Malawi’s IPOR survey vindicated; research fellow Witness Alfonso urges politicians to heed researchers’ work
BLANTYRE-(MaraviPost)—Malawi’s pollster Institute of Public Opinion & Research (IPOR) will breathe a sigh a relief at the fresh presidential election results, with most district tally centres’ results correctly predicting a large win for the opposition candidate, Lazarus Chakwera of the Malawi Congress Party (MCP).
In the run up to the court-sanctioned election, IPOR conducted a survey and its findings indicated a large win for Tonse Alliance torchbearer Dr. Lazarus Chakwera and his running mate Dr. Saulos Chilima in the fresh presidential election held on Tuesday.
According to the survey findings, 51 percent of respondents said they will vote for the Tonse Alliance leadership while 33 percent said will go for Mutharika while 10 percent of the respondents were undecided.
The survey, however, was dismissed by a leading academician and statistician Dr. Jimmy Namangale at Chancellor College, a constituent college of the University of Malawi, as his analysis of the findings indicated a narrow win for incumbent president Peter Mutharika.
But Namangale’s ‘hallucinations’ have been put to bed as unofficial results of the much touted election indicate a landslide victory for Lazarus Chakwera, thereby vindicating the IPOR findings.
In an interview with MaraviPost, research fellow Witness Alfonso could not hide his delight after Malawians unanimously exonerated their research findings on Tuesday by voting in line with what IPOR found on the ground.
Alfonso said the results are a relief to the research institution and at the same time a bitter pill to swallow to all those who fiercely criticized their objective findings.
“It is a good feeling but at the same time a relief and a true reflection of how objective we are as IPOR and researchers in general . This is especially taking note of the fact that some people paraded in the media were doubting and trashing the results. But its now great that Malawians have vindicated our work, I am sure they are feeling ashamed somewhere. We owe it to our dedicated field staff that went far and near all corners of Malawi and collected this quality data and Malawians who participated in our study and shared with us their true opinions,” Alfonso said amid chuckles of unfeigned delight.
Alfonso further advised politicians to take heed of advice from researchers as they are the ones who interact objectively with the citizens.
“Well, I can say Malawians have entrusted the Tonse Alliance with the mandate to run this country but they are also expecting a lot from them. As a researcher, I can only advise the new government to take some advice from the work of researchers who interact objectively with the citizens and act as a medium to relay the problems, needs and expectations of the people.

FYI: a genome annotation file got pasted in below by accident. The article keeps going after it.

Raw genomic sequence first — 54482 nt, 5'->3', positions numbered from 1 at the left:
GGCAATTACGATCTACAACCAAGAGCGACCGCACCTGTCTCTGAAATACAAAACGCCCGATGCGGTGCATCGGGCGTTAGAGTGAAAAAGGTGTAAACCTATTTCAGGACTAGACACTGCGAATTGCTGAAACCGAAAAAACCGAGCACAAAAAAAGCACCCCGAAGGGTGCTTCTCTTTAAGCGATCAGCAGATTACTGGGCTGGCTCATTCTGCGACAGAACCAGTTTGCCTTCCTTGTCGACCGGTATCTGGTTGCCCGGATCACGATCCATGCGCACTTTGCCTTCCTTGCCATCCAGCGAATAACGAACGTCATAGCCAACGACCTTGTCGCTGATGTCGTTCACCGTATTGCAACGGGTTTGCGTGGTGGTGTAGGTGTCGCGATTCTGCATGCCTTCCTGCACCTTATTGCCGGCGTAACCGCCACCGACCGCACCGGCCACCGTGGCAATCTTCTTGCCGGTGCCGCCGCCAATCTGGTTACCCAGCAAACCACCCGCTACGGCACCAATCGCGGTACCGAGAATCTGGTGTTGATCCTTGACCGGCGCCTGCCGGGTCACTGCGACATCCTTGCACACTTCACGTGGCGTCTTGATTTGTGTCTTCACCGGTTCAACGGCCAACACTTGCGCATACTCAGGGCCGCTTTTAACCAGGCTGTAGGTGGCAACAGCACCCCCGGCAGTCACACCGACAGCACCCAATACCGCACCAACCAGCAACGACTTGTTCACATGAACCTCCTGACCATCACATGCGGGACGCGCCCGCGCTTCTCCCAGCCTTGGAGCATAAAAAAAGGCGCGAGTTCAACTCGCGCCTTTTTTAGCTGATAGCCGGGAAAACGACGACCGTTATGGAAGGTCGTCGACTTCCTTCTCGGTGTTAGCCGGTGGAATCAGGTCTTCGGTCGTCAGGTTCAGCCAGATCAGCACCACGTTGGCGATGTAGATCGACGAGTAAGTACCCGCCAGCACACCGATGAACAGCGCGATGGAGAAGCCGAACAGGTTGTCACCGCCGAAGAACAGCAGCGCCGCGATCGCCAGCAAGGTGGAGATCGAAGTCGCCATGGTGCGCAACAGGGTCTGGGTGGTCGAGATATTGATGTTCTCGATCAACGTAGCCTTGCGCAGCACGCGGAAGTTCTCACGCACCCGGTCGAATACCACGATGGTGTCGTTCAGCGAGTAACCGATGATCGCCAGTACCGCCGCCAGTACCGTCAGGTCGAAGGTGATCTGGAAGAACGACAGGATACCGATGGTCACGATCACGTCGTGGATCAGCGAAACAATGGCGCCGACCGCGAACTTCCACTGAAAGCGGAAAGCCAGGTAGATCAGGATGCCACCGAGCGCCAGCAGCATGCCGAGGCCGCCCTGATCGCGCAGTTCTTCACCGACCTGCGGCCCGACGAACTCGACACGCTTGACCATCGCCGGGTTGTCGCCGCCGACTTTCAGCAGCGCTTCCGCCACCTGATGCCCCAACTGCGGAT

“ As such, it will be important for the new government to make use of different reports that researchers produce in this country even funding such initiatives for them to get feedback from the citizens and prioritize based on what Malawians say. As researchers and IPOR this is our work and we will continue conducting surveys and how much they do not agree with the findings they need to seriously reflect on them,” he said.
A re-run of the May 2019 election was ordered by Malawi’s Constitutional Court in February after judges found widespread irregularities with the original ballot.
That election saw President Mutharika narrowly re-elected by less than 159,000 votes with a 38.6% share of the vote. Chakwera came second with 35.4%.
Chakwera and Saulos Chilima who came third in the election argued that the election had not been fair.
Their complaints included allegations that vote tallying forms had been added up incorrectly and tampered with using correction fluid – known in Malawi by its brand name Tipp-Ex.
Uncertainty around the result sparked months of tension and protests, which spilled over into clashes between opposition supporters and police across the country.
February’s decision to annul the election led some to celebrate, but Mutharika described it as a “serious subversion of justice” which marked the death of the country’s democracy.
Last month, Malawi’s former electoral commission chair Jane Ansah resigned following months of pressure by protesters who criticised her handling of the poll.
The new vote comes at a time of growing tension between the government and the country’s courts.